note: entire contents copyright 2012 by Sheila Barth
It doesn’t matter much that Samuel D. Hunter’s play, “A Bright New Boise,” has a few holes, or that some characters’ repetitious lines land like a dull sledgehammer after awhile.
Victor Shopov’s riveting performance as Will, an Evangelical Christian whose faith remains steadfast after his church is disbanded when shaken by a hideous occurrence, makes Zeitgeist Stage Company’s production worth seeing.
Will actually has more deep secrets up his seemingly serene, humble sleeve, making him more enigmatic to his new co-workers at a large Boise Hobby Lobby craft shop and also to theatergoers. Shopov’s metamorphosis, from a soft-spoken, mild-mannered loner to an armageddon zealot, is startling.
Zeitgeist Director-Scenic Designer David Miller has created a grubby, employee breakroom, where three of the five misfit, minimum wage employees, learn they’re interconnected in this one-act tragicomedy.
Will has traveled from Coeur d’Alene to Boise and lives in his 1994 Subaru. He hides out in the store after hours so he can plug in his computer in the breakroom and continue writing his “Christian literature” blog. He’s surprised when co-worker Anna (nicely portrayed by Dakota Shepard) is hiding out, too, so she can read books without her dad and brothers harassing her at home for it. Anna seems airy, but she likes stories that end in tragedy and death.
But Anna grosses out at the breakroom’s monitor, when it shifts from in-house infomercials to films showing medical-surgical procedures.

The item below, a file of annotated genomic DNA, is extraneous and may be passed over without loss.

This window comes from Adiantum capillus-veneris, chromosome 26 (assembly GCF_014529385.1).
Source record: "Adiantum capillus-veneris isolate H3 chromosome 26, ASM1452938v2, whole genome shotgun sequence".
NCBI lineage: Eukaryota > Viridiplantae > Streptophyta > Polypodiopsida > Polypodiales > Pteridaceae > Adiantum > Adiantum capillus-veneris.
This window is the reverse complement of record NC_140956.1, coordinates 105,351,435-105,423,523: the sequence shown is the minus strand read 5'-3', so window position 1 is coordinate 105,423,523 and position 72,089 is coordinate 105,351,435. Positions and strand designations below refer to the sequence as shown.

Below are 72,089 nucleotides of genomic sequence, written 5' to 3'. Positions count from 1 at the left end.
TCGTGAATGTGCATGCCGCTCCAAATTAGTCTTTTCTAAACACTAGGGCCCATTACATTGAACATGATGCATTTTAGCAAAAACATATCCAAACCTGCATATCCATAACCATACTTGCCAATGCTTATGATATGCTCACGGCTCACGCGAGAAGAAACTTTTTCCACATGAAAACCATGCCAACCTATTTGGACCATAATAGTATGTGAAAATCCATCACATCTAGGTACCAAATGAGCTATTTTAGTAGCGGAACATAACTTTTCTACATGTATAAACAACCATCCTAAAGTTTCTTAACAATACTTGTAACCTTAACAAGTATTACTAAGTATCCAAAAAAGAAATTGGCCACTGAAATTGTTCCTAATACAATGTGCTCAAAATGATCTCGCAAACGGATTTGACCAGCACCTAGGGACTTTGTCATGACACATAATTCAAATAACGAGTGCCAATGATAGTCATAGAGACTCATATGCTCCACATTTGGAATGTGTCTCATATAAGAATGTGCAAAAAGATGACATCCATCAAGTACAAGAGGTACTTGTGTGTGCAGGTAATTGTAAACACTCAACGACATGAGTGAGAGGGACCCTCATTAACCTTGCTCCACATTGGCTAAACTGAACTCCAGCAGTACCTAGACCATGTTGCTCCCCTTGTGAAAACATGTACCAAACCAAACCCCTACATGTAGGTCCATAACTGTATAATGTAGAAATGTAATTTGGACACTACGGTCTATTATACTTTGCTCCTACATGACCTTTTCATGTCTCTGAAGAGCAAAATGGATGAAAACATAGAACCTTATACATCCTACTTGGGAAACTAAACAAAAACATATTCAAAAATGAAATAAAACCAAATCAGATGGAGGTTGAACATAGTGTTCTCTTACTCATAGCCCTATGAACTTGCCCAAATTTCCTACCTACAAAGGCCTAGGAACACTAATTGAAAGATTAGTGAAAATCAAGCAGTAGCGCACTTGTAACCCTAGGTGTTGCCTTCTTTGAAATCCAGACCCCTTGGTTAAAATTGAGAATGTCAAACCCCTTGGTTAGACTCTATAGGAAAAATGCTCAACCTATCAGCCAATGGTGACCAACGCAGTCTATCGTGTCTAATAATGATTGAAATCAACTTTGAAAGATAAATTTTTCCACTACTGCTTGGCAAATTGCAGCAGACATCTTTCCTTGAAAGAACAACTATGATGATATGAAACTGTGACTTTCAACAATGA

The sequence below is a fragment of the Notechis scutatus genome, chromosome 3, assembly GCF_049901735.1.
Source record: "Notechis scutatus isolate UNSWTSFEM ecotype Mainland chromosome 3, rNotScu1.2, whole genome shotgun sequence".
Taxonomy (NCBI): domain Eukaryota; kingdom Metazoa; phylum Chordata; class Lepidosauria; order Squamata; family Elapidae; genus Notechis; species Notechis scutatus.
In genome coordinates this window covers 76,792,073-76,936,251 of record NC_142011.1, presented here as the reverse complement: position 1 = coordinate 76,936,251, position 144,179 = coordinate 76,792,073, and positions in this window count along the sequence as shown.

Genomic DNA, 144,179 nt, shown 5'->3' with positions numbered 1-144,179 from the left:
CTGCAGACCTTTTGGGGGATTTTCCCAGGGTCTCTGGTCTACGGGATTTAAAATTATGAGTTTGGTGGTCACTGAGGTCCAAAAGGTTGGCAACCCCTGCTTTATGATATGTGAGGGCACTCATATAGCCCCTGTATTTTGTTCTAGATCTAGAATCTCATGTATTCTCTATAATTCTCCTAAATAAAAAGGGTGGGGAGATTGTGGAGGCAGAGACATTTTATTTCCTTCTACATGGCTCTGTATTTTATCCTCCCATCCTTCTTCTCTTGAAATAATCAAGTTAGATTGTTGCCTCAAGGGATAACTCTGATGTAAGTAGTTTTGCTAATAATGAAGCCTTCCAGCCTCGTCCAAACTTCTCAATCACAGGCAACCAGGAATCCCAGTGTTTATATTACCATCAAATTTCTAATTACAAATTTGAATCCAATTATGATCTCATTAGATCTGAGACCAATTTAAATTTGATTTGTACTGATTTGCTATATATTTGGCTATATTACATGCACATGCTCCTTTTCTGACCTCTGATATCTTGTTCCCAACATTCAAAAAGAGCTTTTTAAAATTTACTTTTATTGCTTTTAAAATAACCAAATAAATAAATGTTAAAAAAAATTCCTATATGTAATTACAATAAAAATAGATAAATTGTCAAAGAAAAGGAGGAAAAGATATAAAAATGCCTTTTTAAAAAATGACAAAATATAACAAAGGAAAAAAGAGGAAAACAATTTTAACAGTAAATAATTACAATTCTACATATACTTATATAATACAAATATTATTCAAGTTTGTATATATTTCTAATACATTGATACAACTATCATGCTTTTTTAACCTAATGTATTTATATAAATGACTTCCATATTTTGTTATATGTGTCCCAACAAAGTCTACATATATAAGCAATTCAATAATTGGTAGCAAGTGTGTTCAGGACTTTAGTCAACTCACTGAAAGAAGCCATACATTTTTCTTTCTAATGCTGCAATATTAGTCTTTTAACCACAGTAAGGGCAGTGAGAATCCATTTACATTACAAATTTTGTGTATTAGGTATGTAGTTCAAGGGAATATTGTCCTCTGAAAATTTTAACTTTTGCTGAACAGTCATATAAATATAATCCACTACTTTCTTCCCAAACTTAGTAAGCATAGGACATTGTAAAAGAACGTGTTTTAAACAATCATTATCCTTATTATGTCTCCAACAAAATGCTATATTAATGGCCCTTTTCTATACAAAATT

Will, former member of New Life Church, tells Anna he “wants to spread God’s word,” and that “his [defunct] church was dedicated to saving people through Christ.” He awaits “the Rapture,” or the end of the world. “Now! Now! Now!” Will intones, bathed in designer Michael Clark Wonson’s dramatic lighting in opening and closing scenes.
Pragmatic Hobby Lobby manager, Pauline (Janelle Mills), is attuned to her employees‘ foibles and idiosyncrasies, including teen-ager Alex’s dramatic panic attacks, and his tattooed, revolutionary, artsy, protective older brother Leroy’s (David Lutheran) self-designed x-rated T-shirts. As Will and Alex’s shared secret unfolds, their confrontations intensify.
However, Pauline’s perpetually dropping f-bombs while practicing conflict resolution among her employees is grating, an unwelcome distraction.
Zach Winston as Alex, the screwed-up 18-year-old aspiring musical composer and the store’s best accountant, is compelling, but he threatens suicide too often, diluting his attempted act.
BOX INFO: New England premiere of one-act play by award-winning playwright, Samuel D. Hunter, presented by Zeitgeist Stage Company through Oct. 20, at the Boston Center for the Arts (BCA) Plaza Black Box Theatre, 539 Tremont St., South End, Boston. Performances: Thursday, at 7:30 p.m.; Friday, 8 p.m.; Saturday, 4,8 p.m.; Sunday, 4 p.m. Advance tickets, $25; at the door, $30; seniors, students, $20; Oct. 17, Pay-What-You-Can night, $7 minimum. Call 617-933-8600 or visit the Box Office at 527 Tremont St. For more information, visit www.ZeitgeistStage.com.